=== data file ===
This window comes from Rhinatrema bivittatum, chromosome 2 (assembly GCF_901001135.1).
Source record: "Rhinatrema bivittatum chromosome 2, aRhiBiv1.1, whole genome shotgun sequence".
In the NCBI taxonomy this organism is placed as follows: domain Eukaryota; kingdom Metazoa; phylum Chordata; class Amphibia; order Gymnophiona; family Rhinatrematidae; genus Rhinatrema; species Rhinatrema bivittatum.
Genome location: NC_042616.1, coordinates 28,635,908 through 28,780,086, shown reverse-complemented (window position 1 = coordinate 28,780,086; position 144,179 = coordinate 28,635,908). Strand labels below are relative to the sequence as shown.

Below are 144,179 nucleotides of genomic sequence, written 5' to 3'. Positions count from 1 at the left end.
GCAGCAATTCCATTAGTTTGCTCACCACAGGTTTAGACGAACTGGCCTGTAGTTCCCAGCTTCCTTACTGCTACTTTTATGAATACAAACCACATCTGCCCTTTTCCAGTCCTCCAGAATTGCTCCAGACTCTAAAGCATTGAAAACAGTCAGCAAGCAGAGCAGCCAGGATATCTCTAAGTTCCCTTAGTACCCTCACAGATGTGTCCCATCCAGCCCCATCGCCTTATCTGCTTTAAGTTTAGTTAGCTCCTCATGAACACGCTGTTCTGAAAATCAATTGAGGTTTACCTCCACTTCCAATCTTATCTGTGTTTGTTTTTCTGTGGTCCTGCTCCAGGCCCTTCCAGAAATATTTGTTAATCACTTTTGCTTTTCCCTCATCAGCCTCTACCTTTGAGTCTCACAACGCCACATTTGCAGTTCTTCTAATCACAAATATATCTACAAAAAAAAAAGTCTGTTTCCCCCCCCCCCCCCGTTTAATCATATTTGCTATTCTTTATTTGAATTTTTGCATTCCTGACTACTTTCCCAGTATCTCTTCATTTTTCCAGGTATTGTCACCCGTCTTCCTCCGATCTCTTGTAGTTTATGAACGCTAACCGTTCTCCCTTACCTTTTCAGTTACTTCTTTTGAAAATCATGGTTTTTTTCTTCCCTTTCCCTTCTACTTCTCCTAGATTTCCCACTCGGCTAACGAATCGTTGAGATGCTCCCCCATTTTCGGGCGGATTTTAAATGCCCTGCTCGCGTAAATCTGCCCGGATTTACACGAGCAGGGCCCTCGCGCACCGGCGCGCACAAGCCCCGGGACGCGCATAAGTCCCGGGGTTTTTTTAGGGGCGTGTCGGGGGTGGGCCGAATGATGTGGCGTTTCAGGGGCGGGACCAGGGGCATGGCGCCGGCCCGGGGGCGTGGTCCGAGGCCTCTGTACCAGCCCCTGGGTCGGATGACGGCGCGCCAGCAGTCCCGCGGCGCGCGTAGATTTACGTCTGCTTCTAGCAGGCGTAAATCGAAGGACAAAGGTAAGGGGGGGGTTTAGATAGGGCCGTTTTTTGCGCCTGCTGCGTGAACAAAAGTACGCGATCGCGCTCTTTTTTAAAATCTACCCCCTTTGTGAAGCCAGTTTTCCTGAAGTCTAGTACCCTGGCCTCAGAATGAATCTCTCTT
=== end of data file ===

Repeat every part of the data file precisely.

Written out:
This window comes from Rhinatrema bivittatum, chromosome 2 (assembly GCF_901001135.1).
Source record: "Rhinatrema bivittatum chromosome 2, aRhiBiv1.1, whole genome shotgun sequence".
In the NCBI taxonomy this organism is placed as follows: domain Eukaryota; kingdom Metazoa; phylum Chordata; class Amphibia; order Gymnophiona; family Rhinatrematidae; genus Rhinatrema; species Rhinatrema bivittatum.
Genome location: NC_042616.1, coordinates 28,635,908 through 28,780,086, shown reverse-complemented (window position 1 = coordinate 28,780,086; position 144,179 = coordinate 28,635,908). Strand labels below are relative to the sequence as shown.

Below are 144,179 nucleotides of genomic sequence, written 5' to 3'. Positions count from 1 at the left end.
GCAGCAATTCCATTAGTTTGCTCACCACAGGTTTAGACGAACTGGCCTGTAGTTCCCAGCTTCCTTACTGCTACTTTTATGAATACAAACCACATCTGCCCTTTTCCAGTCCTCCAGAATTGCTCCAGACTCTAAAGCATTGAAAACAGTCAGCAAGCAGAGCAGCCAGGATATCTCTAAGTTCCCTTAGTACCCTCACAGATGTGTCCCATCCAGCCCCATCGCCTTATCTGCTTTAAGTTTAGTTAGCTCCTCATGAACACGCTGTTCTGAAAATCAATTGAGGTTTACCTCCACTTCCAATCTTATCTGTGTTTGTTTTTCTGTGGTCCTGCTCCAGGCCCTTCCAGAAATATTTGTTAATCACTTTTGCTTTTCCCTCATCAGCCTCTACCTTTGAGTCTCACAACGCCACATTTGCAGTTCTTCTAATCACAAATATATCTACAAAAAAAAAAGTCTGTTTCCCCCCCCCCCCCCGTTTAATCATATTTGCTATTCTTTATTTGAATTTTTGCATTCCTGACTACTTTCCCAGTATCTCTTCATTTTTCCAGGTATTGTCACCCGTCTTCCTCCGATCTCTTGTAGTTTATGAACGCTAACCGTTCTCCCTTACCTTTTCAGTTACTTCTTTTGAAAATCATGGTTTTTTTCTTCCCTTTCCCTTCTACTTCTCCTAGATTTCCCACTCGGCTAACGAATCGTTGAGATGCTCCCCCATTTTCGGGCGGATTTTAAATGCCCTGCTCGCGTAAATCTGCCCGGATTTACACGAGCAGGGCCCTCGCGCACCGGCGCGCACAAGCCCCGGGACGCGCATAAGTCCCGGGGTTTTTTTAGGGGCGTGTCGGGGGTGGGCCGAATGATGTGGCGTTTCAGGGGCGGGACCAGGGGCATGGCGCCGGCCCGGGGGCGTGGTCCGAGGCCTCTGTACCAGCCCCTGGGTCGGATGACGGCGCGCCAGCAGTCCCGCGGCGCGCGTAGATTTACGTCTGCTTCTAGCAGGCGTAAATCGAAGGACAAAGGTAAGGGGGGGGTTTAGATAGGGCCGTTTTTTGCGCCTGCTGCGTGAACAAAAGTACGCGATCGCGCTCTTTTTTAAAATCTACCCCCTTTGTGAAGCCAGTTTTCCTGAAGTCTAGTACCCTGGCCTCAGAATGAATCTCTCTT